Forsaken123 feel free to go hard or soft, I don’t mind either way.
Forsaken123 here’s your synopsis btw, wanted to post it on the other thread, but since I’m already here-
I hope you don’t mind, but I’ll dissect the synopsis.
After being betrayed, by her guild leader, Ellen could not leave the game.
This sentence leads to a fundamental question. Why does being betrayed by her guild leader mean, that Ellen could not leave the game?
You may not mean it that way, but it certainly is worded that way. As you used a cause to correlation sentence.
She moved her fingers around the interface and clicked support, but could not contact a Gamemaster.
Will the Gamemaster be important? If not, do not mention him.
After exploring, she bumped into a few NPCs, but failed to find any players. Her heartbeat sped up, and her fingers moistened.
This sentence is a bit bumpy, but in essence is pretty good.
A guard approached Ellen and said: “Why are you naked,” while grabbing her arm and escorting her into a prison cell.
Ellen asked him when would she be released, and heard, "312."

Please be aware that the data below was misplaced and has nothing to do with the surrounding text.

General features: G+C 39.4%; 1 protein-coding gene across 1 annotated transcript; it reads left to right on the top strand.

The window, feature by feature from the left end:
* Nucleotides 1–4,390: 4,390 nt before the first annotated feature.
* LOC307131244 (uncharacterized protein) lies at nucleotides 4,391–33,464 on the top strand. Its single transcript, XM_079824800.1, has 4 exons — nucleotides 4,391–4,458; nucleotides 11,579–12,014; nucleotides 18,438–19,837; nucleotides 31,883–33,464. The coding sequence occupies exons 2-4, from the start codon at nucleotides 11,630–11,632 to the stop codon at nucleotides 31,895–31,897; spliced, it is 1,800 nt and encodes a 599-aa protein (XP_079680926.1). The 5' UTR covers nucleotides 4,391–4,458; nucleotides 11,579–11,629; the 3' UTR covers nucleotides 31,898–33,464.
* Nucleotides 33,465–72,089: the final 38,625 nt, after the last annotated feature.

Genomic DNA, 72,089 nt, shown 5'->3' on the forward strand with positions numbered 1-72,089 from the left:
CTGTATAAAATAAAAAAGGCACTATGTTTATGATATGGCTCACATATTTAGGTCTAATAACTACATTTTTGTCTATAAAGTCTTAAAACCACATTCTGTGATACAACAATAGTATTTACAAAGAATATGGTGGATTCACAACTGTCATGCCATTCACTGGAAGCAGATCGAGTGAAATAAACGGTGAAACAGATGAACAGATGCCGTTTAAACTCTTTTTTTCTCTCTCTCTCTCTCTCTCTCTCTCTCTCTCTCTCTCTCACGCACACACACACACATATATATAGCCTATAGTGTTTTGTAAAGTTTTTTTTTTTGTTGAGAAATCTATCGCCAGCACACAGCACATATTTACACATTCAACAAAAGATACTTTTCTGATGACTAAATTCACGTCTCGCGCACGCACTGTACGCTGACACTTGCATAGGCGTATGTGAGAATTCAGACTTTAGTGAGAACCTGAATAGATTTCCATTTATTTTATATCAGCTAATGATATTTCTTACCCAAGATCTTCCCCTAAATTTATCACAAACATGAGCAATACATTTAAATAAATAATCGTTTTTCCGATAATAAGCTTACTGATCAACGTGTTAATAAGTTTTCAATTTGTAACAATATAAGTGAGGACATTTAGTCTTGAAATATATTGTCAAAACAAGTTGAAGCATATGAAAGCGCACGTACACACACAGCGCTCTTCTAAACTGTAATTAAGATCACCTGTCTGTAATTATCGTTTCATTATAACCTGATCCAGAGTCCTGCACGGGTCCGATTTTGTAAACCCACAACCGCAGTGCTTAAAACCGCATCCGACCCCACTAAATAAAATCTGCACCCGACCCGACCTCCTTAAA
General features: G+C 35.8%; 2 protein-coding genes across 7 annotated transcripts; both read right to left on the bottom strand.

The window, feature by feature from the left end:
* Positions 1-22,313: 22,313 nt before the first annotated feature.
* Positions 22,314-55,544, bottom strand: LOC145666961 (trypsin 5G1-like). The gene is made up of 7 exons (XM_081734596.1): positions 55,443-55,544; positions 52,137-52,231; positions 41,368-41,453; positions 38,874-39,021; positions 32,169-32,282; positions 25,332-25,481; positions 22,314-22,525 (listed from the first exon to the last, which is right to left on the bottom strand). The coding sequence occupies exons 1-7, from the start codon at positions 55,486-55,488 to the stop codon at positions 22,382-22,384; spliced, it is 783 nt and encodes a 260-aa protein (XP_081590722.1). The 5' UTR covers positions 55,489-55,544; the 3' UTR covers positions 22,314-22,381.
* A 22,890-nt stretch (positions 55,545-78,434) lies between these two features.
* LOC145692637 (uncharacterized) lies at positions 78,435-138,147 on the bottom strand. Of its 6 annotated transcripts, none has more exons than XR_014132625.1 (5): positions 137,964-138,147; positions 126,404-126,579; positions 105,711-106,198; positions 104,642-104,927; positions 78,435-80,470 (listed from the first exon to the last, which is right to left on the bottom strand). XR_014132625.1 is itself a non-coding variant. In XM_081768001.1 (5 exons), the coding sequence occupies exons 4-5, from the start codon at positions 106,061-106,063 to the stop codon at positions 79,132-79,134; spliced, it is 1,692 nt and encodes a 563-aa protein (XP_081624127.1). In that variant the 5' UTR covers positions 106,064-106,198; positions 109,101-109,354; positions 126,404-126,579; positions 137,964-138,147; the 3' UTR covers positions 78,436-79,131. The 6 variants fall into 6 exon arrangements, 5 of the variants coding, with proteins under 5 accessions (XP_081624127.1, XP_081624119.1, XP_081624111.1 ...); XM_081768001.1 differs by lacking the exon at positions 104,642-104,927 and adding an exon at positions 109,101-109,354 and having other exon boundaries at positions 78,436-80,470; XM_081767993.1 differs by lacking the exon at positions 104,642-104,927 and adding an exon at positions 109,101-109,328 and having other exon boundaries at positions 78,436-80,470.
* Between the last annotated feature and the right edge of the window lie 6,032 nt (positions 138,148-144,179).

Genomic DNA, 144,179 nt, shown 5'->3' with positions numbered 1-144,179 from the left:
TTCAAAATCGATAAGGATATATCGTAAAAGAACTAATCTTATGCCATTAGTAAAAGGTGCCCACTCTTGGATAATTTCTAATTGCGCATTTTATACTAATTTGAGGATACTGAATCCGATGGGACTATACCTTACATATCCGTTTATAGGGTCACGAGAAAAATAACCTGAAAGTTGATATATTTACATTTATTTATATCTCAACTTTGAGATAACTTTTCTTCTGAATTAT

How do you decide whether to use direct or indirect speech?
Ella did not know why, but she was stuck in 'Bless,' and would be released two years before the game started.
This is a sentence that would be good in a standalone, but should not be the lead up of the previous sentence.
She pondered, "Am I in the past, or this this a quest, and why can't I logout?"
This sentence is not necessary as it was already established that it was the past and that she probably cannot logout.
In essence, there are too many jumps in the summary.
We go from a narrator who describe the past happenings, to the present time, to a detailed description, to some action, to some conversation( which also switches between direct, indirect speech), to indirect thoughts, to direct thoughts.
It’s better than before though.